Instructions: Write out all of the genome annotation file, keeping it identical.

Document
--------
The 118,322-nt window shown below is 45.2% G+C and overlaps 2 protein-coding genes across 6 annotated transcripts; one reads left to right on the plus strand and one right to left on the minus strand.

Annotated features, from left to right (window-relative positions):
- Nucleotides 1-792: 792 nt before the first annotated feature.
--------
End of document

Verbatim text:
The 118,322-nt window shown below is 45.2% G+C and overlaps 2 protein-coding genes across 6 annotated transcripts; one reads left to right on the plus strand and one right to left on the minus strand.

Annotated features, from left to right (window-relative positions):
- Nucleotides 1-792: 792 nt before the first annotated feature.